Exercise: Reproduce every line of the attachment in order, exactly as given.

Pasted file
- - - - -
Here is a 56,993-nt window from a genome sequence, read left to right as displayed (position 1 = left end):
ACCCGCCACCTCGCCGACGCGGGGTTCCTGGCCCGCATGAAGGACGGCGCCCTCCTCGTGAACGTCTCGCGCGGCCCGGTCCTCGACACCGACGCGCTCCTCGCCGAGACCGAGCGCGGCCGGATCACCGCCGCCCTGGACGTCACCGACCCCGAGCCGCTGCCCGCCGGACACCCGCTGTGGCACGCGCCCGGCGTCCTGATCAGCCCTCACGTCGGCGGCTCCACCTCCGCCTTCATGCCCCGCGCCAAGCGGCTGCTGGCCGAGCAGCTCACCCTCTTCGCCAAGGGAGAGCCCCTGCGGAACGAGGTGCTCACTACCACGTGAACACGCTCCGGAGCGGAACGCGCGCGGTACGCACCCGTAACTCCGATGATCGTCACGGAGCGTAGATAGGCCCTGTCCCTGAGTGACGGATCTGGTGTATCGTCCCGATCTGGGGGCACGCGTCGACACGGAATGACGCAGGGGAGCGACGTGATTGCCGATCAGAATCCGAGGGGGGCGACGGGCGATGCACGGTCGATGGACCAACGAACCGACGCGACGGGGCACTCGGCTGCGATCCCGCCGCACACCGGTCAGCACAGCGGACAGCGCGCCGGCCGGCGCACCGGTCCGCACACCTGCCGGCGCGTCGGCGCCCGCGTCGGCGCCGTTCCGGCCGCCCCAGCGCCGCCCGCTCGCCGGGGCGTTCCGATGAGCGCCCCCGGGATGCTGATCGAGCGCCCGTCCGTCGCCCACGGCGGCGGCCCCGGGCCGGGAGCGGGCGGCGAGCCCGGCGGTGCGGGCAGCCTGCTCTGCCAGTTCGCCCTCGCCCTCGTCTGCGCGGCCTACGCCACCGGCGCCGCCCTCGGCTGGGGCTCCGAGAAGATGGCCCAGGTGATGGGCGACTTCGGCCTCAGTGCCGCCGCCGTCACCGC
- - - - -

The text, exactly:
Here is a 56,993-nt window from a genome sequence, read left to right as displayed (position 1 = left end):
ACCCGCCACCTCGCCGACGCGGGGTTCCTGGCCCGCATGAAGGACGGCGCCCTCCTCGTGAACGTCTCGCGCGGCCCGGTCCTCGACACCGACGCGCTCCTCGCCGAGACCGAGCGCGGCCGGATCACCGCCGCCCTGGACGTCACCGACCCCGAGCCGCTGCCCGCCGGACACCCGCTGTGGCACGCGCCCGGCGTCCTGATCAGCCCTCACGTCGGCGGCTCCACCTCCGCCTTCATGCCCCGCGCCAAGCGGCTGCTGGCCGAGCAGCTCACCCTCTTCGCCAAGGGAGAGCCCCTGCGGAACGAGGTGCTCACTACCACGTGAACACGCTCCGGAGCGGAACGCGCGCGGTACGCACCCGTAACTCCGATGATCGTCACGGAGCGTAGATAGGCCCTGTCCCTGAGTGACGGATCTGGTGTATCGTCCCGATCTGGGGGCACGCGTCGACACGGAATGACGCAGGGGAGCGACGTGATTGCCGATCAGAATCCGAGGGGGGCGACGGGCGATGCACGGTCGATGGACCAACGAACCGACGCGACGGGGCACTCGGCTGCGATCCCGCCGCACACCGGTCAGCACAGCGGACAGCGCGCCGGCCGGCGCACCGGTCCGCACACCTGCCGGCGCGTCGGCGCCCGCGTCGGCGCCGTTCCGGCCGCCCCAGCGCCGCCCGCTCGCCGGGGCGTTCCGATGAGCGCCCCCGGGATGCTGATCGAGCGCCCGTCCGTCGCCCACGGCGGCGGCCCCGGGCCGGGAGCGGGCGGCGAGCCCGGCGGTGCGGGCAGCCTGCTCTGCCAGTTCGCCCTCGCCCTCGTCTGCGCGGCCTACGCCACCGGCGCCGCCCTCGGCTGGGGCTCCGAGAAGATGGCCCAGGTGATGGGCGACTTCGGCCTCAGTGCCGCCGCCGTCACCGC